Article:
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Seeing It

The boy is six. He watches, in the garden,
how the smaller birds ping down, bounce,
on the twig bits at the end of the branches,
and how the bigger birds land on apples,
bite twice, hack them, let them drop, fly off.
He listens to the bush of bees, the buzzing.
He watches the dog eating, listens to her
snorting in her nose, and then he sees
that bright pink tongue lap round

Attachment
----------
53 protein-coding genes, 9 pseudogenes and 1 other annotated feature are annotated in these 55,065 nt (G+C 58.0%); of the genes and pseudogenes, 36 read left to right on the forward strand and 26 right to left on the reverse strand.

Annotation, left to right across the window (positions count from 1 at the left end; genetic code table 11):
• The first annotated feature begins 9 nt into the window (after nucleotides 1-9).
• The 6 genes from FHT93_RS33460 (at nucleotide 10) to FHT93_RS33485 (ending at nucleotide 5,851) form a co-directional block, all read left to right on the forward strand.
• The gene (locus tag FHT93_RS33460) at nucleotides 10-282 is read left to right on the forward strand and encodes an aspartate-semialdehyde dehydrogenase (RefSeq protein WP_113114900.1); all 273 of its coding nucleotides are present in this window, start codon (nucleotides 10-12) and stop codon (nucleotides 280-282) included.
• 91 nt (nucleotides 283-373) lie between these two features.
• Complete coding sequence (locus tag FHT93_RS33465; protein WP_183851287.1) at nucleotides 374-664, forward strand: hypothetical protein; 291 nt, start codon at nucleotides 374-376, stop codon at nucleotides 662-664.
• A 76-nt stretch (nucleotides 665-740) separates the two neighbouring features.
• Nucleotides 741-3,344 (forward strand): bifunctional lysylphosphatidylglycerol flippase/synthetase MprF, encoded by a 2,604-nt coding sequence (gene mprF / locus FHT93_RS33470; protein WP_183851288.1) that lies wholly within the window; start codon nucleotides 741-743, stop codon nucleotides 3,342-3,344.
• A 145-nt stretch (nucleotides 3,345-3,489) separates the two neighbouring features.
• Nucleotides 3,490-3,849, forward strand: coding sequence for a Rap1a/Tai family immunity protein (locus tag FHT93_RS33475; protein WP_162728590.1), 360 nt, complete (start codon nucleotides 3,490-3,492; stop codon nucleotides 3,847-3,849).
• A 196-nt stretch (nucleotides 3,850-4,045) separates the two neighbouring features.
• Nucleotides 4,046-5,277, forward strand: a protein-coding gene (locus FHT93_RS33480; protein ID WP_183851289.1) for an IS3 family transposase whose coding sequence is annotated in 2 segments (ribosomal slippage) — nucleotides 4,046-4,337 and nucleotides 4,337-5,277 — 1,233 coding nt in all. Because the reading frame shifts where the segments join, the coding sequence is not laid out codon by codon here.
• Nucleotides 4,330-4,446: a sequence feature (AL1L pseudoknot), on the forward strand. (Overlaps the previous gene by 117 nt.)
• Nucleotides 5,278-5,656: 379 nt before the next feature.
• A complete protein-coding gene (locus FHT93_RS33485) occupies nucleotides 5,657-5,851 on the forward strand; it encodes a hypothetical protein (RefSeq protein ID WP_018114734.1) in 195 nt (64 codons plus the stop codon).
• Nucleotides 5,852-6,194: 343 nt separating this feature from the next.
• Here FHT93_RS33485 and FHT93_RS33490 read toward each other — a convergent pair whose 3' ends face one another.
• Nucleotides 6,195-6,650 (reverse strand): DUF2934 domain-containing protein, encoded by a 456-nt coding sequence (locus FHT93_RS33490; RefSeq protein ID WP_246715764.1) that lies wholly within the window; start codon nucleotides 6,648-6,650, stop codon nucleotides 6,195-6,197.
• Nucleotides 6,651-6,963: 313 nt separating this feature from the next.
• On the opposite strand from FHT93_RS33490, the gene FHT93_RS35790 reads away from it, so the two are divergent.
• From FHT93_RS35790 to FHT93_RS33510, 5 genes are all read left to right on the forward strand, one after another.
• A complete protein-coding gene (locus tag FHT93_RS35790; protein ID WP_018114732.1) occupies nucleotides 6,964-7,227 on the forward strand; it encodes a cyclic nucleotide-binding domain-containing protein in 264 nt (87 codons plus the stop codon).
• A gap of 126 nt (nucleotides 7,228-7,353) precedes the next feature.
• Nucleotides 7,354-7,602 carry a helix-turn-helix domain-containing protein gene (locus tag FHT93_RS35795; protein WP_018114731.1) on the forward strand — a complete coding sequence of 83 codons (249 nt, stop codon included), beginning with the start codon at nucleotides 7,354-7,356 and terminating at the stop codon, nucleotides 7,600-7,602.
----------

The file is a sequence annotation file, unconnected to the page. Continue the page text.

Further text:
in circles, wide fat rings, licking for juice.

He goes in, listens to his Dad and Uncle Ed.
His fatherís looking serious. You know me, Ed.
And heís tapping on his chest, punching it
in little jabs. A hundred per cent, Eddie,
a hundred per cent for family, me.
And his tongue too is licking round his lips,
but not in fat round slurps, like the dogís,
but slippery little darts, like a snake.
Trust me with this one, Ed, heís saying.
Your money will be safe with me.

Robert Nisbet

If you have any comments on this poem, Robert Nisbet  would be pleased to hear from you.

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